On a broader issue, I can’t help thinking that it’s high-time that the officers of a business, whether football or otherwise, are made legally responsible for the timely and correct payments of taxes etc. After-all, if they don’t or (more correctly it seems in most such cases) won’t pay, then it’s the rest of us that have to cover the short fall. Shouldn’t the FA make it a condition of membership/participation in league football that you DON’T use monies owed to the tax authorities and/or other clubs/businesses as a form of loose change?
I can understand the supposed lack of interest from the media but I listened to Radio 5 in the car last night around 7pm and most of the chat was with the Administrator and about Palace……
The bottom line is that this is now such a common occurrence that it is not a news item much anymore.
It will take a big league club to go bust properly before the media actually make it a main news story.
Superman lives in Metropolis, not Gotham City. Though he does visit from time to time apparently…
So, another club “re-financing” by shafting its creditors. I’m amazed anyone would do business with a football club anymore, tbh.
Although I support a team who may benefit from Palace’s news, I feel little but sympathy for them – my only slight flirtation with schadenfreude is centred upon Simon Jordan. It’s desperate news in a way that administration for Pompey would not be. Palace have hardly overpsent – they did all they could to be sensible financially when they were promoted a few seasons’ back. It seems par for the course now that promotion for a smallish club will bring fiscal difficulties in its wake. I hope they get a good fee for Victor Moses who has been amazing this season – sadly, I think the administarors may accept a lower fee than they deserve.
Thanks for that contribution Keith but it was Agilo, one of Palace’s creditors who put our club into administration. The Chairman is personally ruined and the fans once again devastated that we are back in the financial mess we escaped from when Simon Jordan stepped in to save us in 2000. Contrary to the lies being peddled by Sky, the fans have every sympathy for Jordan. He gambled and lost and has now had to fall on his sword unlike Ron Noades who made a tidy sum by separating the club from its ground and then selling off the lease to a “property developer”
BBC London News at 10.30pm last night balljacksed up their report of it completely and didn’t even mention it again!
Now Palace fans will know how we felt in 2002 when the state of David Beckham’s foot was more newsworthy than the birth of the first franchise in English football.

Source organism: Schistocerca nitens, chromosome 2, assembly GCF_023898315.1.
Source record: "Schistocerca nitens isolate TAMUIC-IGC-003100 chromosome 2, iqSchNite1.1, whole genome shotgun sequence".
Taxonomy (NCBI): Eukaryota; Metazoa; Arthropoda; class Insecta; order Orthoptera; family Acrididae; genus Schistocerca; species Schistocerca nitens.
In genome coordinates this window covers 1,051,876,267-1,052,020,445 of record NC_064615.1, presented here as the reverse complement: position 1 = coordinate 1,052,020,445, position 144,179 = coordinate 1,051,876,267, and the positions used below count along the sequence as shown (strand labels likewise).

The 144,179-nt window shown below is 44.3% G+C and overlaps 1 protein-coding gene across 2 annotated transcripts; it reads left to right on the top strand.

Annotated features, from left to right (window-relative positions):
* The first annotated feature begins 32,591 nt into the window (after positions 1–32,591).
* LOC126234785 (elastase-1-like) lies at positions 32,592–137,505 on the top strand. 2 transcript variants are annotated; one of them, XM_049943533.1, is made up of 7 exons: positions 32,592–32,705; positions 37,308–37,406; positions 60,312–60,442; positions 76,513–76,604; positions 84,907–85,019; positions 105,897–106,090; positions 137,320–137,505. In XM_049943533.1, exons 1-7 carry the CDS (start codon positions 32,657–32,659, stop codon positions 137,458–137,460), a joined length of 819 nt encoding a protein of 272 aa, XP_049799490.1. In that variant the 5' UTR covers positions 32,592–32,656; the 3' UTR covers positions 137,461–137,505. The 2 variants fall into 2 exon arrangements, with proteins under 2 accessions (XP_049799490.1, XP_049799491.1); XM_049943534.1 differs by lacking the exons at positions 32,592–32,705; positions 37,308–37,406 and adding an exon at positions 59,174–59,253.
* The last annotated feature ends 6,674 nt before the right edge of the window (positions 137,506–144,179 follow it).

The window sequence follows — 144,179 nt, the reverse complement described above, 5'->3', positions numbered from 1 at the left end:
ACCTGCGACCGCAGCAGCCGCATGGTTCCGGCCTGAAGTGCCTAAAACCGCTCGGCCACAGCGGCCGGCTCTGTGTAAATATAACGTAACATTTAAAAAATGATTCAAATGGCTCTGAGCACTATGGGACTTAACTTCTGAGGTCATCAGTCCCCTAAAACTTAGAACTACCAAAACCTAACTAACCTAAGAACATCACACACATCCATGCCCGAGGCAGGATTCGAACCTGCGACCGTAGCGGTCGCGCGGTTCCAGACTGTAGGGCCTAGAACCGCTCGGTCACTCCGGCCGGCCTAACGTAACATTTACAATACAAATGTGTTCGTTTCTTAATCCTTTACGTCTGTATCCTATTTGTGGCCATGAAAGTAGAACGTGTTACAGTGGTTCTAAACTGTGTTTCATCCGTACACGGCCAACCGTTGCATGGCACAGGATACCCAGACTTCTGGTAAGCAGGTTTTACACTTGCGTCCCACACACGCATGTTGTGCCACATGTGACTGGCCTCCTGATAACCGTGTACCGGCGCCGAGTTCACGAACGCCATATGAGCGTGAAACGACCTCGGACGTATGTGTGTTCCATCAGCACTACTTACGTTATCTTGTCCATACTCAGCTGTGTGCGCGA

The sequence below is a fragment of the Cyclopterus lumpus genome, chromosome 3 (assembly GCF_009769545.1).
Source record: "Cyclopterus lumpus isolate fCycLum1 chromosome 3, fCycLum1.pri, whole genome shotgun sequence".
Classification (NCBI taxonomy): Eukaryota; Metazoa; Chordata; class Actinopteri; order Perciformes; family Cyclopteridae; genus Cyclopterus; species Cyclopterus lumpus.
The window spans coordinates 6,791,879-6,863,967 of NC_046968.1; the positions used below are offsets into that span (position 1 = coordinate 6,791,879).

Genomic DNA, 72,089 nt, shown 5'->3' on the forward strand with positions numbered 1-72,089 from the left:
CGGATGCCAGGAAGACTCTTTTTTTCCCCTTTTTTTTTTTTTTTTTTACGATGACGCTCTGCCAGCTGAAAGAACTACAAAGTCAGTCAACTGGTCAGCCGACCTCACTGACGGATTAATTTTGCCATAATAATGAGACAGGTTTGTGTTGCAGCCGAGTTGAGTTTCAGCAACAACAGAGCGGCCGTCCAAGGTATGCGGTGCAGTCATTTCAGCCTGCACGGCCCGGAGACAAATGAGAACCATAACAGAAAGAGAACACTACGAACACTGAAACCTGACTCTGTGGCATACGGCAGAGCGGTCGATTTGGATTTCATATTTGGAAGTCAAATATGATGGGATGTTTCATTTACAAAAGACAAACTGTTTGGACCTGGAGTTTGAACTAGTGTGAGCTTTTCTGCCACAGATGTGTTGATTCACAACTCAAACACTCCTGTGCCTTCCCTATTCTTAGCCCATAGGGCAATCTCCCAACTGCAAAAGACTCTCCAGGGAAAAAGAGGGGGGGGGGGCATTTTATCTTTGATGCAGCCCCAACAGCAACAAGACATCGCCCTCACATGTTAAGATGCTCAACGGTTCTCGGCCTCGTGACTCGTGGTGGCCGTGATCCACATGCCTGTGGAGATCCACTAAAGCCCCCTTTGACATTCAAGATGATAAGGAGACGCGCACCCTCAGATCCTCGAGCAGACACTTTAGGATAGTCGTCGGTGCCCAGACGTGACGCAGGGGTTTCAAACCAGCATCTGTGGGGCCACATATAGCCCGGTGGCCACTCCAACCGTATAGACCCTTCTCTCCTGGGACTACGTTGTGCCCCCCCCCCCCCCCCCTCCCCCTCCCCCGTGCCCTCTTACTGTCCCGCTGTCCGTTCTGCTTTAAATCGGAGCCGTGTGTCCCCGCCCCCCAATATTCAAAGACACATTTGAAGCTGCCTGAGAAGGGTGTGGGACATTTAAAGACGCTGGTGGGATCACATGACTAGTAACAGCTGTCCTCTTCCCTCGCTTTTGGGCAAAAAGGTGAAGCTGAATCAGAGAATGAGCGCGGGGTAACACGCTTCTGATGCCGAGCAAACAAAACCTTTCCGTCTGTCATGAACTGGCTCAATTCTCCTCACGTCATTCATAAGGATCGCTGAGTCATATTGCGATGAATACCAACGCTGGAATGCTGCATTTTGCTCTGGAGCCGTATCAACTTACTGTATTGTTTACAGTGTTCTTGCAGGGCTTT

“If Noades is the solution, perhaps our friends at AFCW might like to lend us their copy of “Introduction to the Combined Counties League”.”
Certainly would Colin! Can also lend you a manual on “How To Own Your Own Ground” as a gesture of goodwill too!
Nothing wrong with Combined counties if you have enough support and faith to progress out of it. As a supporter of AFC Wimbledon I wouldn’t have missed it for the world! There again,boxing above your weight in most leagues is a sure-fire road to disaster as so many teams are finding out in this current climate.
As a matter of interest, who owns Selhurst Park these days?
As a creditor (to be accurate, my wife was, rather than me), who recieved nothing at all last time Crystal Palace went into administration, I am staggered that nothing has changed in the decade since. The reported £30 million of debt must have been accumulated in the last decade, except for a small portion that may have come from the previous club (remember, nothing was paid to non preferential creditors, that was over £20 million written off).
Ten points, not even relegation, for a loss of £3 million per annum over ten years, and we get people asking whether players are going to be sold. When we did not get paid by Palace, we needed a patient bank manager, or we could have lost our home. Now, a new series of creditors are in the same boat. The rule should be, pay them all, or get ye to the Combined Counties League.
Leo, football in general has screwed thousands of businesses like yours over the last decade or so.
It’s about time the sport grew up and took responsibility for its actions but yet again all the ignorant media coverage is about the poor, hard done-by clubs and their fans…